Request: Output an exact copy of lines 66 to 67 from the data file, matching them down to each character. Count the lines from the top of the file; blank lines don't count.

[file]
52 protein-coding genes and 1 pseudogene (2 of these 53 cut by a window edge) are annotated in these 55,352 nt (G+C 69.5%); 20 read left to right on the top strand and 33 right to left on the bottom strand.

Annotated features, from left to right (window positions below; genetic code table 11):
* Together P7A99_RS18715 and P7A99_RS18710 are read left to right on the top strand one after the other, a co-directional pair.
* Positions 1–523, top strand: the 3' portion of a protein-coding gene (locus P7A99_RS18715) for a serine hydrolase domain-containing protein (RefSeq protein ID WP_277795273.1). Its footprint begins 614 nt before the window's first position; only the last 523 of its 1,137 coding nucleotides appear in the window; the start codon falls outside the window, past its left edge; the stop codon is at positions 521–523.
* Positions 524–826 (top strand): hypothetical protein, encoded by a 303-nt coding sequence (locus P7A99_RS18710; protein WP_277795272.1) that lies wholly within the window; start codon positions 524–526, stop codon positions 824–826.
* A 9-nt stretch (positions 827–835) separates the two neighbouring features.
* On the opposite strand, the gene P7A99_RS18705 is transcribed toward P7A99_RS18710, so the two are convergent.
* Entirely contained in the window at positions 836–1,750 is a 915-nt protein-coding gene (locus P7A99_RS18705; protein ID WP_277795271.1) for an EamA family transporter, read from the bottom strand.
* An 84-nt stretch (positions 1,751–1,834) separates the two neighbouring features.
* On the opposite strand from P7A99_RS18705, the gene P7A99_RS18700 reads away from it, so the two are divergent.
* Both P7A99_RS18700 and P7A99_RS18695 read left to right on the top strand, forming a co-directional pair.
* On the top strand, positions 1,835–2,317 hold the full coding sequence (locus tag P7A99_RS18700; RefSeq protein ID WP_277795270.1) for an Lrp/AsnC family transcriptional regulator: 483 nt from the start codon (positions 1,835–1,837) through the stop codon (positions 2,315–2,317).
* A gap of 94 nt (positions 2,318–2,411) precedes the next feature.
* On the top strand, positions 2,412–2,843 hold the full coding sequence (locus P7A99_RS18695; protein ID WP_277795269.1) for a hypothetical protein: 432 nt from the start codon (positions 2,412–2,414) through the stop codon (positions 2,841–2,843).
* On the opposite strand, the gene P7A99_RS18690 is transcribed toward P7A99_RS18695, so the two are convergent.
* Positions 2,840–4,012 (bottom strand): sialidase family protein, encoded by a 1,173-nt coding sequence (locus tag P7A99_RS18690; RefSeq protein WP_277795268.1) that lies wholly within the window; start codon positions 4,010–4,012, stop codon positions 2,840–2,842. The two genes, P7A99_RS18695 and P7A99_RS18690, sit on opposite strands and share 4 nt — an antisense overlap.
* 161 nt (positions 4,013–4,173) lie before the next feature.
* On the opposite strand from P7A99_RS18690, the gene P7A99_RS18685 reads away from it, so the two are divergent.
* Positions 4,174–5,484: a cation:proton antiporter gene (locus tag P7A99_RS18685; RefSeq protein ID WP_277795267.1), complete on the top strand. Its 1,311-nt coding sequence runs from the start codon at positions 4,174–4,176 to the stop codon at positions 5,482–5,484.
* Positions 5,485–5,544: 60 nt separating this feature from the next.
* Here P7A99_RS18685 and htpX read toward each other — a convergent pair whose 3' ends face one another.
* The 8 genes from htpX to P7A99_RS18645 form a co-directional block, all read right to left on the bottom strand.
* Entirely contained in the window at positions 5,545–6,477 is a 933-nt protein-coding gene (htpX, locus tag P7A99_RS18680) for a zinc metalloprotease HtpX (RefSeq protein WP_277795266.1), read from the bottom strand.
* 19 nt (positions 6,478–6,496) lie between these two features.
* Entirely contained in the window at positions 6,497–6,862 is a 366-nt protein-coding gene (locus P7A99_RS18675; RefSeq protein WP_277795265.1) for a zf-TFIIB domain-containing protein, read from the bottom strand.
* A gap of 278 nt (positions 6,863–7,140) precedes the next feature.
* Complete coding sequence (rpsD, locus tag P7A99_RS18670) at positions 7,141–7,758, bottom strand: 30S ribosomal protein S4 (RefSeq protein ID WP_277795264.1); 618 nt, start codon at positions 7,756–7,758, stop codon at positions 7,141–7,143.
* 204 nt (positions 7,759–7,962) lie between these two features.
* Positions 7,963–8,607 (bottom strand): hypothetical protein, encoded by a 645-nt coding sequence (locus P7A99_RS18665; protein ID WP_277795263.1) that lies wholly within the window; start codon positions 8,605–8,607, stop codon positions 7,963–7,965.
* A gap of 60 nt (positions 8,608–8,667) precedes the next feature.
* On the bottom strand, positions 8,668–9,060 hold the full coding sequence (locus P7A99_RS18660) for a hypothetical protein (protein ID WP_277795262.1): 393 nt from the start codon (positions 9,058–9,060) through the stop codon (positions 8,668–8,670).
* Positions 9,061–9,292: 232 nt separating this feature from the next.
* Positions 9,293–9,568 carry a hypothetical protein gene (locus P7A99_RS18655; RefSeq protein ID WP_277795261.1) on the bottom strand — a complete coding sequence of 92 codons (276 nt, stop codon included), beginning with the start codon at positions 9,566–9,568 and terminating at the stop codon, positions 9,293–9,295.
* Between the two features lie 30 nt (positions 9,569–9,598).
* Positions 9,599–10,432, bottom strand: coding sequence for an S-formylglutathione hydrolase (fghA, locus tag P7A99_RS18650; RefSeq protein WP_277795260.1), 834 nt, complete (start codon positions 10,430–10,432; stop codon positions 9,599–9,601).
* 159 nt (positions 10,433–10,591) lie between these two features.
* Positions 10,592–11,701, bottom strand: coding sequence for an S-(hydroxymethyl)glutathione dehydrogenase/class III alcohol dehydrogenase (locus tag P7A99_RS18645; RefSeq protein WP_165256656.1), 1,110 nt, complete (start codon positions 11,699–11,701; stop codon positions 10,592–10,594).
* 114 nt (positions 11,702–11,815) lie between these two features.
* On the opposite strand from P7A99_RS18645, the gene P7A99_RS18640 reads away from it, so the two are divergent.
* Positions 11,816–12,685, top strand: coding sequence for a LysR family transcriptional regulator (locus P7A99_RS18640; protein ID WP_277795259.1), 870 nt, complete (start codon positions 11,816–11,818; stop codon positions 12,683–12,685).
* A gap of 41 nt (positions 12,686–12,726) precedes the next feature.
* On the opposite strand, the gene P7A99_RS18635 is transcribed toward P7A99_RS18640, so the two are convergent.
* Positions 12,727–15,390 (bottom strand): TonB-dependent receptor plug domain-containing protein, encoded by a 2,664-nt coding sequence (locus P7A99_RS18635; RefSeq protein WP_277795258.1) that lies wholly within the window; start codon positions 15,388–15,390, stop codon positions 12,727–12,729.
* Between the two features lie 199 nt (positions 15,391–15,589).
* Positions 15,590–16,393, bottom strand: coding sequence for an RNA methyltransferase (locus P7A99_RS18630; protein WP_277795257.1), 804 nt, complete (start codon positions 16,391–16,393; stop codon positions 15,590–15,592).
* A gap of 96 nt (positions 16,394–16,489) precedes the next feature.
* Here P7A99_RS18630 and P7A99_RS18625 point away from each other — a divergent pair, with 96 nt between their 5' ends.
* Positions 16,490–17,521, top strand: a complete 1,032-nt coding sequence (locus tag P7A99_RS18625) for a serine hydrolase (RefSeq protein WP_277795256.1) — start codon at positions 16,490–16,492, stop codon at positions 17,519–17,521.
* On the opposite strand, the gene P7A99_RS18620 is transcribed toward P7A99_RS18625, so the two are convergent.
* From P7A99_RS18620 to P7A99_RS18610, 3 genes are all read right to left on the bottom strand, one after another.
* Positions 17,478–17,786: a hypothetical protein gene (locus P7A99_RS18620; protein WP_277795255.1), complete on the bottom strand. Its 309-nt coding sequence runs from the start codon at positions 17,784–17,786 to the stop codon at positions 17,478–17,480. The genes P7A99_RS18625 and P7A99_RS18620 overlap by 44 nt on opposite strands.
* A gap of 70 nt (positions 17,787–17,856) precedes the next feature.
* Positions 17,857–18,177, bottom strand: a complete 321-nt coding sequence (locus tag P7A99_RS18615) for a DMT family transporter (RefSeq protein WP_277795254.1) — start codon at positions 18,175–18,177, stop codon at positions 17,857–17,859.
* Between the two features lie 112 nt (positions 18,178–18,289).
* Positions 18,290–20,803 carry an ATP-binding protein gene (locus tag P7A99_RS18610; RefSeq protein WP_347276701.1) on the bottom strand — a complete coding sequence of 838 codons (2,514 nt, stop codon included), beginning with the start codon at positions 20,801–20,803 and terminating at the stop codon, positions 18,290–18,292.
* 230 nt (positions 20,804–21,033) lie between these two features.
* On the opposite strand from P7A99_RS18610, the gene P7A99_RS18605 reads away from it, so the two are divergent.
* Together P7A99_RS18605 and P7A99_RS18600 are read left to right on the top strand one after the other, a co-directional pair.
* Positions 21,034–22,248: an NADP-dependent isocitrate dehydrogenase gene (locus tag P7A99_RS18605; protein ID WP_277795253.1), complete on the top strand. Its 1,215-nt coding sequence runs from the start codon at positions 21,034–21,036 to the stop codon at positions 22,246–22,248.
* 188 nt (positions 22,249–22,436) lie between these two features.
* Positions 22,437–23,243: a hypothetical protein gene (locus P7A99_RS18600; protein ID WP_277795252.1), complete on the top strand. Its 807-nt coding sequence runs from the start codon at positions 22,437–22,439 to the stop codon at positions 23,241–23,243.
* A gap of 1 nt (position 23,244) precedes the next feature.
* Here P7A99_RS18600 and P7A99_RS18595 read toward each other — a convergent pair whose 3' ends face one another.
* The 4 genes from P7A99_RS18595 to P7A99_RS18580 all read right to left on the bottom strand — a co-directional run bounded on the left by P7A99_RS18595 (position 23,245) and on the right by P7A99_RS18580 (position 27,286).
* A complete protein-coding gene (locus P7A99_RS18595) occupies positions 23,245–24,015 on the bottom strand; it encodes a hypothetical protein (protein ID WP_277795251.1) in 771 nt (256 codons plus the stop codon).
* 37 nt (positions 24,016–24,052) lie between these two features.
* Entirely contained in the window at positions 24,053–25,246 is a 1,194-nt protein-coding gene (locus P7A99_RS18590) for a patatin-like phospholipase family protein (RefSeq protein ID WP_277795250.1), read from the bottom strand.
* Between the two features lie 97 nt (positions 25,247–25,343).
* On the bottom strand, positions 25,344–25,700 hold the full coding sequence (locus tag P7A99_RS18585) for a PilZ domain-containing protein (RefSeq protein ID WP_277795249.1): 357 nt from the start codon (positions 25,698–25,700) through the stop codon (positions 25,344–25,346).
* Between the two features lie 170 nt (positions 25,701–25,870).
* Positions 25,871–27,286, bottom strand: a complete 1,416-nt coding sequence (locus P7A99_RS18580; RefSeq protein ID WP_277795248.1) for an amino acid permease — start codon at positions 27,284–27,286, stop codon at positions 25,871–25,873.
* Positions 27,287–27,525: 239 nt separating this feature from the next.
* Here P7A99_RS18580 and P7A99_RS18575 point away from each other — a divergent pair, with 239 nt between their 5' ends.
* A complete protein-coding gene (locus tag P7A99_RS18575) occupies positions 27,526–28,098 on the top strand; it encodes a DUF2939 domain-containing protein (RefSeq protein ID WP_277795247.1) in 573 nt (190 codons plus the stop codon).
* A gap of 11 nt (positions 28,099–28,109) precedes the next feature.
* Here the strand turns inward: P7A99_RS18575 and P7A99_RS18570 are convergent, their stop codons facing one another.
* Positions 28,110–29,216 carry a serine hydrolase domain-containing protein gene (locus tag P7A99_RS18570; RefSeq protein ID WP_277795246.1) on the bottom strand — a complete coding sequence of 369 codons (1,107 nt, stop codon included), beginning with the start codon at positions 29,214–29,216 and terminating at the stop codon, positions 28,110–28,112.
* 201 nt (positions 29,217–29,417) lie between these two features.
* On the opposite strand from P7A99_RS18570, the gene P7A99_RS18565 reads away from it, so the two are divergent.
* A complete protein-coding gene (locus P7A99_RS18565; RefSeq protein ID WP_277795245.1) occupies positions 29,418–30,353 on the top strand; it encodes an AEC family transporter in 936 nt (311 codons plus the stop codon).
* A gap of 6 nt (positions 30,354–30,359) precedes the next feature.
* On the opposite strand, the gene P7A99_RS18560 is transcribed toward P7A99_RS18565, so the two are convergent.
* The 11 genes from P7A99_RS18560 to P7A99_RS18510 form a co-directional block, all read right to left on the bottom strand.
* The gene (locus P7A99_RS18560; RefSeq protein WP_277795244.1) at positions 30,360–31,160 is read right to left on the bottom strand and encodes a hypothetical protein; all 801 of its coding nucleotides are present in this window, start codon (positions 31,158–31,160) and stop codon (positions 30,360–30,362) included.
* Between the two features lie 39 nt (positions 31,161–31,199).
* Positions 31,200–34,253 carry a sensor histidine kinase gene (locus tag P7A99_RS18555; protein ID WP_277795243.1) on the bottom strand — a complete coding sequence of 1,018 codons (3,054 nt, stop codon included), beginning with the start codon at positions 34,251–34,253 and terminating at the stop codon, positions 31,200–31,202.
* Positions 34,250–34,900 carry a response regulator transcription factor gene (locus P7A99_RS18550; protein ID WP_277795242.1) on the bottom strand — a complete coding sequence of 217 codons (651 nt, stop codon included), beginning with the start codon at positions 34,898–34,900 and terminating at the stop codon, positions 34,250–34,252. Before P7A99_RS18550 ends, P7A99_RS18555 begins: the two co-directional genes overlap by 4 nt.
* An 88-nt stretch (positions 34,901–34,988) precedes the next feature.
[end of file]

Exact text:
* 37 nt (positions 24,016–24,052) lie between these two features.
* Entirely contained in the window at positions 24,053–25,246 is a 1,194-nt protein-coding gene (locus P7A99_RS18590) for a patatin-like phospholipase family protein (RefSeq protein ID WP_277795250.1), read from the bottom strand.